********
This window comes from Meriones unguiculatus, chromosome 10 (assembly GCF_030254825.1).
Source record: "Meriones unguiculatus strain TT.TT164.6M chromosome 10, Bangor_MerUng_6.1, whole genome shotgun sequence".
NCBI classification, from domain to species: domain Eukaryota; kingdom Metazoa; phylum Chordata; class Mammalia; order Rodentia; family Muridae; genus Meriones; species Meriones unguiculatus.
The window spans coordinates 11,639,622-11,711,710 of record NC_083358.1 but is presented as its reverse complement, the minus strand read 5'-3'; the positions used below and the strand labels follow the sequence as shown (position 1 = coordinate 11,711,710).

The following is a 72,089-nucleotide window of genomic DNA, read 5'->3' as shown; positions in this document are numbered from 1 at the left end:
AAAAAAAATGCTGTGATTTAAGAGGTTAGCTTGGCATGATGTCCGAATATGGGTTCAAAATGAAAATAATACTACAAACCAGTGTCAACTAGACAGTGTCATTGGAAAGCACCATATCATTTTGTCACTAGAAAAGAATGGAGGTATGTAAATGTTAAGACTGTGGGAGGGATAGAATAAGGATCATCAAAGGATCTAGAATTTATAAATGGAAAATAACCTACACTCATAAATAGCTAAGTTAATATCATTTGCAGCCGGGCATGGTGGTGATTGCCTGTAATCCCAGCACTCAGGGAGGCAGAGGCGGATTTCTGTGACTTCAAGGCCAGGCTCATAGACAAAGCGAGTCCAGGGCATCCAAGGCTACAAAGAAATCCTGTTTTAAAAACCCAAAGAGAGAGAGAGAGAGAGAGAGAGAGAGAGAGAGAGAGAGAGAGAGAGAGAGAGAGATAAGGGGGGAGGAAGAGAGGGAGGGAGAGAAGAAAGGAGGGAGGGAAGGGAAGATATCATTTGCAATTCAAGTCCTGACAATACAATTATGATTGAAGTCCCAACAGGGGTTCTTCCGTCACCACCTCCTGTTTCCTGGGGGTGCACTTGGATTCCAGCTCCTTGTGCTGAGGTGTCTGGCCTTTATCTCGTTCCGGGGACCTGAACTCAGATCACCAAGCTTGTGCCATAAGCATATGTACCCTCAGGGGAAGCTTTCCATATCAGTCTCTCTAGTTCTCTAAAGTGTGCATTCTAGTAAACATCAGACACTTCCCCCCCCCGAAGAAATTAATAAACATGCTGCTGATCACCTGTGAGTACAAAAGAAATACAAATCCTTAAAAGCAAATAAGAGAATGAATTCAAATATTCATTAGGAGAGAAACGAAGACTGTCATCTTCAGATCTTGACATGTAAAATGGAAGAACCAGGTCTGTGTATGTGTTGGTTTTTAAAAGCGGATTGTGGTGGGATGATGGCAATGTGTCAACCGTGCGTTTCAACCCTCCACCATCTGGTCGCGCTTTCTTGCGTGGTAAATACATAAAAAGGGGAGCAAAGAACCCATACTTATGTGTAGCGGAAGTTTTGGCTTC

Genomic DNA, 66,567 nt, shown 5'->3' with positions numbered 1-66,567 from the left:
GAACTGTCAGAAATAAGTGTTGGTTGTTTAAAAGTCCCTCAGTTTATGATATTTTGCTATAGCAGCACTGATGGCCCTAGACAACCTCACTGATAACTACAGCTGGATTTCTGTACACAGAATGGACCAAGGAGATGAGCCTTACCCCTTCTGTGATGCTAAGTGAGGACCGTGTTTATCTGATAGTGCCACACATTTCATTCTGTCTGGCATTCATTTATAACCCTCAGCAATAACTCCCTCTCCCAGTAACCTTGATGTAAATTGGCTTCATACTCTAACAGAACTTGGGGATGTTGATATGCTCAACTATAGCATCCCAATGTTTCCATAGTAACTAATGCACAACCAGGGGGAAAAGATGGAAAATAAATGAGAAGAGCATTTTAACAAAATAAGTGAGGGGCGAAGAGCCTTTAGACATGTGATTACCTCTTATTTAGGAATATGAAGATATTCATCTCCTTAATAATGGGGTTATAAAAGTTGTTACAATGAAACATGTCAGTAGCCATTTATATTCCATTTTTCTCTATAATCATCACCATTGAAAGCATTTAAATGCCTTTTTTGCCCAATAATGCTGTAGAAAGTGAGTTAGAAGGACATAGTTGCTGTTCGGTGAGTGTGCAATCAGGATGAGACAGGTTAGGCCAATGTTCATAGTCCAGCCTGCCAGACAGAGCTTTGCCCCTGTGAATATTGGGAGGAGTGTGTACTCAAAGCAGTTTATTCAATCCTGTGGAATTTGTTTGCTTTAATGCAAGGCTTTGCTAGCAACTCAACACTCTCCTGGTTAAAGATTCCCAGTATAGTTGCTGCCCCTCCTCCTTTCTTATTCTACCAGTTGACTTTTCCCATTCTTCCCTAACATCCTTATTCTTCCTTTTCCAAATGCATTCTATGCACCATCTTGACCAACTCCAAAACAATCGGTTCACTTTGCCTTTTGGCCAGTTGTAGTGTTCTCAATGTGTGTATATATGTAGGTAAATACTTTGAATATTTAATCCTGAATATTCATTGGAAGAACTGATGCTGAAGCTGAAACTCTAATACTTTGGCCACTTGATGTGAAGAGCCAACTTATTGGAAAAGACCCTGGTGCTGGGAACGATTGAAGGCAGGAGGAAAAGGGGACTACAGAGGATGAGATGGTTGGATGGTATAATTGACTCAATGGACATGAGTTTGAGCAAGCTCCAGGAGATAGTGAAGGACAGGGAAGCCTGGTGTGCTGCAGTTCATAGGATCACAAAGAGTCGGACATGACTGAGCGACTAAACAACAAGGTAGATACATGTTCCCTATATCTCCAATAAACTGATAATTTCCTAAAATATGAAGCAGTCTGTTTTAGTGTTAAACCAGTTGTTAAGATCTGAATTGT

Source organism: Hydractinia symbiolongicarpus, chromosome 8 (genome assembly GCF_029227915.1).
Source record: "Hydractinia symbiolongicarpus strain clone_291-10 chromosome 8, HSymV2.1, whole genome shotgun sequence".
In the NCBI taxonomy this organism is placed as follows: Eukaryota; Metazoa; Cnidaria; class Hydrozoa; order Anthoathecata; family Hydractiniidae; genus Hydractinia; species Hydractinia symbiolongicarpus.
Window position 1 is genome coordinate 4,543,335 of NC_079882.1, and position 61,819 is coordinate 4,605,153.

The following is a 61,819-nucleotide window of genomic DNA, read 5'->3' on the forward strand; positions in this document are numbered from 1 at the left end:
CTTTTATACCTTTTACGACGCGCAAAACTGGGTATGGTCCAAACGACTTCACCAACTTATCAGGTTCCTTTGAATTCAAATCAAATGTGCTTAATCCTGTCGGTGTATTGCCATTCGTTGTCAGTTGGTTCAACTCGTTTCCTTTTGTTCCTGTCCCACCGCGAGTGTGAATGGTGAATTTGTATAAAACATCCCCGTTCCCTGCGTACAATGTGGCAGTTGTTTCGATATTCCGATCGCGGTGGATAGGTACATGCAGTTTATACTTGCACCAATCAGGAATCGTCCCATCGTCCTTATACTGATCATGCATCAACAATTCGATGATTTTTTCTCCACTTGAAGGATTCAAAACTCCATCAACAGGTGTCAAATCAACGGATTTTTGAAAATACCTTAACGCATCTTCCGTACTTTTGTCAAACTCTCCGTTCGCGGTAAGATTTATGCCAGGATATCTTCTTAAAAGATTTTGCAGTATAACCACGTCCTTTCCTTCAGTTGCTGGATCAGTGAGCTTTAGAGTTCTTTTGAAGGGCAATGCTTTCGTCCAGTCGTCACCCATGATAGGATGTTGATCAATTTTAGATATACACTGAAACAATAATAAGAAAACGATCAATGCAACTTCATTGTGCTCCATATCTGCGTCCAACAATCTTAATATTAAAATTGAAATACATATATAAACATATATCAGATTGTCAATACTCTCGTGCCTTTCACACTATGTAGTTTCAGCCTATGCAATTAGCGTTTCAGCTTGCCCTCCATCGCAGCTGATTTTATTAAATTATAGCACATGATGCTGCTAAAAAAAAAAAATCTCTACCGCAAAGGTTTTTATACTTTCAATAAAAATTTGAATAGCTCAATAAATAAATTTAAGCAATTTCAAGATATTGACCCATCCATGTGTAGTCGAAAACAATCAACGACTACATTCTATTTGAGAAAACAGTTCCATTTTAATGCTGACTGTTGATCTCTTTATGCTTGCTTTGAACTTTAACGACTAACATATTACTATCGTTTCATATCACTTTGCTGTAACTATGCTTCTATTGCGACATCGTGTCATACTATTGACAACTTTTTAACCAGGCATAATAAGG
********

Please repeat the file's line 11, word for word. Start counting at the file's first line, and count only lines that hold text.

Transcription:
In the NCBI taxonomy this organism is placed as follows: Eukaryota; Metazoa; Cnidaria; class Hydrozoa; order Anthoathecata; family Hydractiniidae; genus Hydractinia; species Hydractinia symbiolongicarpus.